The Gratuitous Finish and Plans for the Future.

This is the last entry directly about the Medieval Hutch Chest build. If you haven't caught the other posts you can certainly catch up by clicking on the link HERE.

I will admit my Achilles Heel in woodworking is the finishing process. I have devoted a lot of time and study to joinery techniques, to working with power and hand tools, to proportions and design and the flow of grain in a piece. The area of my knowledge that is the most lacking is finishing. I just don't feel sophisticated enough in my approach to it. Maybe I'm comparing myself to other woodworkers who's blogs I read or who I follow in the magazines, but lately I've been realizing that if I want to move forward and get better then I have to learn more finishing techniques than the two or three standbys I have.

The biggest problem is that I have learned most of what I know woodworking by either reading or doing. I have yet to find a really good book on finishing out there, (I have heard really good things about "Understanding Wood Finishing" by Bob Flexner and I will probably be checking that out soon) I think the biggest hindrance for me is two fold.

1. For a long time I really just decided that I hated the finishing process, I really have started to revise that thought in my head over the last few years or so, but for a long time I really thought of it as something I "had" to do, not something I should want to do. It slowed down my shop, it took a large amount of extra planing and time management, it meant my shop work had to stop for a while so dust wouldn't interfere with the polyurethane. If I could have built a piece and sent it off to a professional finisher, I would have.

2. I have never taken the time to experiment with finishes, to learn on my own what looks good and what works well. When I started I was slave to the simple idea that you slap on a stain, put on some polyurethane, and call it a day, I followed directions on cans, the pitiful and short things they are, and was never happy with results. Circumstances have lead me to be cheep, I cannot over buy a lot of stock, infact I almost never have extra wood on hand, I try to buy just enough for a project. yes there are some cut offs and I suppose that is probably another lame excuse.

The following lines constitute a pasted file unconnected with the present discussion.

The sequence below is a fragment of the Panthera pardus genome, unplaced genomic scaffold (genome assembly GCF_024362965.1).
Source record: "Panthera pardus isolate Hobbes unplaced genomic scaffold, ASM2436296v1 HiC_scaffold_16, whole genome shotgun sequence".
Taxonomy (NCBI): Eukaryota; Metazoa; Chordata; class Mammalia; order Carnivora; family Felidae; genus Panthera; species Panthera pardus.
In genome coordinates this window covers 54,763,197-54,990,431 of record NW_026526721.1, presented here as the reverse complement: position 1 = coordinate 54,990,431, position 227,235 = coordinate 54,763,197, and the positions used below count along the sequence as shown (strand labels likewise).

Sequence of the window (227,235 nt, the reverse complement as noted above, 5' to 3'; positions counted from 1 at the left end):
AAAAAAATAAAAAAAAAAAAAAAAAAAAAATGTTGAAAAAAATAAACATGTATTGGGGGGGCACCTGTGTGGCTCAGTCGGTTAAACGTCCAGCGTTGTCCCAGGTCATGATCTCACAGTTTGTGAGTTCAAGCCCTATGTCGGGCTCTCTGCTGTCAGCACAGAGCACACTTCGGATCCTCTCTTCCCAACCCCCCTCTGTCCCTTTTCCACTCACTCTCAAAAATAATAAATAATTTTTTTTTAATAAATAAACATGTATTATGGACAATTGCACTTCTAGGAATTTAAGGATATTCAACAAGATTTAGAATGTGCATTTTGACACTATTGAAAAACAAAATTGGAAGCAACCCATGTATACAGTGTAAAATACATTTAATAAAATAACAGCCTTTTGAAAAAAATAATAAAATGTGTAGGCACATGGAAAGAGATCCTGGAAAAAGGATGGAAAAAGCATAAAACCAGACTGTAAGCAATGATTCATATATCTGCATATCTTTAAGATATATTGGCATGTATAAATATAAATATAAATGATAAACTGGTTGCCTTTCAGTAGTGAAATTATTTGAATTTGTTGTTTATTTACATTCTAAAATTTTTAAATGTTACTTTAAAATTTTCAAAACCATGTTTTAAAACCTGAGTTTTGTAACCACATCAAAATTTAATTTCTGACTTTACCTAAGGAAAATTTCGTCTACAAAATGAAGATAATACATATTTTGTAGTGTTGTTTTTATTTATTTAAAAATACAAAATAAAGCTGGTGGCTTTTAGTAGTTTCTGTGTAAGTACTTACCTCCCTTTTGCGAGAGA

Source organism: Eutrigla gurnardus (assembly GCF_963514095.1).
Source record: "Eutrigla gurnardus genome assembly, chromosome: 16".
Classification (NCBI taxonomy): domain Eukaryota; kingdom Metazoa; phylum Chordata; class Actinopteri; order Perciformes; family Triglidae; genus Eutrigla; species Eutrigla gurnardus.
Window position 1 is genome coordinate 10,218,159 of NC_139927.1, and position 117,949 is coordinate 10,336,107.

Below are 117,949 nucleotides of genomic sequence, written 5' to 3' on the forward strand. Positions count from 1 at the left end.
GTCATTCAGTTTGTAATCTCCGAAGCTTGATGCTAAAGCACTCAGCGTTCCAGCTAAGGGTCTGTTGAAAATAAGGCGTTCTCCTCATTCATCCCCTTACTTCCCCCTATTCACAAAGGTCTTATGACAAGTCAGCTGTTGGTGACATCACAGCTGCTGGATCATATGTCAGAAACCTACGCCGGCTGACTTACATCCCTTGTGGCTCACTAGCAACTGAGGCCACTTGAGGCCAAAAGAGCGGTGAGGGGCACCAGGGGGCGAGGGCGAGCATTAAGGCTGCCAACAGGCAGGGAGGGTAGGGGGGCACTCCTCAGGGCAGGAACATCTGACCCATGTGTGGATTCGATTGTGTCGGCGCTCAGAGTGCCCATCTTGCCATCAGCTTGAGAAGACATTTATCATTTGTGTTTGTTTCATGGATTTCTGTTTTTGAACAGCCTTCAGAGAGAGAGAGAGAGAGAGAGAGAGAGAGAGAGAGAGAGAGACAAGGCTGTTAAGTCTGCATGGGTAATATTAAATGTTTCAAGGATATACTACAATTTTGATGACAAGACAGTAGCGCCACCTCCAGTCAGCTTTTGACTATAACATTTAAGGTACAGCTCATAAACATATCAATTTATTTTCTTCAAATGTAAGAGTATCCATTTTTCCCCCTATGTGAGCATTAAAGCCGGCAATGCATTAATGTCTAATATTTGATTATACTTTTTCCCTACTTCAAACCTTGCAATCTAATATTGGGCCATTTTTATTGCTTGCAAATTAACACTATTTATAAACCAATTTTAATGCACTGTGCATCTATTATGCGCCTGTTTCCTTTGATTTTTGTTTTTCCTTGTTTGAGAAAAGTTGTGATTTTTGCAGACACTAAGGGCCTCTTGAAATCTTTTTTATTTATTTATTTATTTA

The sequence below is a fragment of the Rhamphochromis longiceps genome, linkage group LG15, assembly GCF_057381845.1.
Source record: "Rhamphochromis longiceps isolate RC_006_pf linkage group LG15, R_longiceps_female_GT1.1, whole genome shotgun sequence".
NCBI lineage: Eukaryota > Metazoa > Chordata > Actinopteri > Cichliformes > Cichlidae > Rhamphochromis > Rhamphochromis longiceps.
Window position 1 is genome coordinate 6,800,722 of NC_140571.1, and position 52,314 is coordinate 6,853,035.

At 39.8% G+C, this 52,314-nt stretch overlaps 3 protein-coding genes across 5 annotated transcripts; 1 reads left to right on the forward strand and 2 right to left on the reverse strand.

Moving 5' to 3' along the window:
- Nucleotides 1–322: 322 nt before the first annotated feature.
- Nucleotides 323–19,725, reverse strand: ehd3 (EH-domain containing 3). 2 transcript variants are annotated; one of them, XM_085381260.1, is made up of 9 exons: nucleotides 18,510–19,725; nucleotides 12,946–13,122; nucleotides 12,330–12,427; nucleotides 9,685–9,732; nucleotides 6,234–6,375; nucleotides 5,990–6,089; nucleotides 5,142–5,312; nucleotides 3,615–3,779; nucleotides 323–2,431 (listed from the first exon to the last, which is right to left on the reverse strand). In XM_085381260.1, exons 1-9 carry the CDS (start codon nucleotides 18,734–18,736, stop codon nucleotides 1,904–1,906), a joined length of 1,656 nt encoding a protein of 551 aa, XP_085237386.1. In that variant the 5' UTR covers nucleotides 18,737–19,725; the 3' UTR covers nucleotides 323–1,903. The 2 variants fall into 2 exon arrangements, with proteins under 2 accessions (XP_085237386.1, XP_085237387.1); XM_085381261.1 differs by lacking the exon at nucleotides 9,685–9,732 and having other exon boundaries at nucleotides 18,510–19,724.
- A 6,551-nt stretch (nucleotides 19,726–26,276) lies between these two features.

Either way what I have come to is a couple of options in my limited bag of tricks, The first thing I do is if I use a stain, I use a very light stain, less to color the wood than to just bring out the finish a little, I do like to use a stain conditioner first but I have been reading things about whether that is worthwhile or not lately to. Over a stain I use a satin polyurethane, I like to use the variety packaged in the aerosol cans, more expensive, yes, better results, I guess, right or wrong, I've fooled myself into thinking so. but my latest trick, the simplest thing I have ever found, has been Danish Oil, Watco brand to be exact. A couple of coats a half hour apart, and there you go. couldn't be simpler.

I have one more trick, torching the wood, but I will come back to this one in future posts. The real point is
I feel like I'm in a rut when it comes to this stuff and I'll be expanding my horizon's in the future, but I didn't have a whole lot of time leading up to the delivery deadline on the Hutch Chest so I went with a tried and true - two coats of Danish Oil rubbed in with a finishing pad.
 I'm not even sure if this is the right thing, but after the finish is dry I give it a hand buff with some 0000 steel wool to rub out any dust flecks that have been trapped in the finish and I think this probably evens out the look a little. I could be treating the doctor instead of treating the pathology though.

I need to find a good finishing class and make a point of getting my butt there.

So a few more gratuitous pics of the finished product.
I guess I wish I was a better photographer too. There's a lot of shortcomings in this post. Maybe a photography class too. . . now that's not a bad thought either.

Now the big question at the end of every project. What would I have done differently?

1. Well we've nailed down I would have liked to have used a different finish. I'm not unhappy with how this finish turned out, I always seem to get great looking results with Danish Oil. I guess I'm just in a space where I need to expand my horizons.

2. I think it may be the tanin in the oak, (the chemical that makes it possible to ebonize oak) but I made my own wood putty to fill the few finishing nail holes there were. I used a mixture of fine sawdust from the random orbit sander and some of my Gorilla brand wood glue, but I think the tanin in the oak reacted with the moisture in the glue and it looked good to start but after it dried it turned dark, dark, dark. Ugly dark.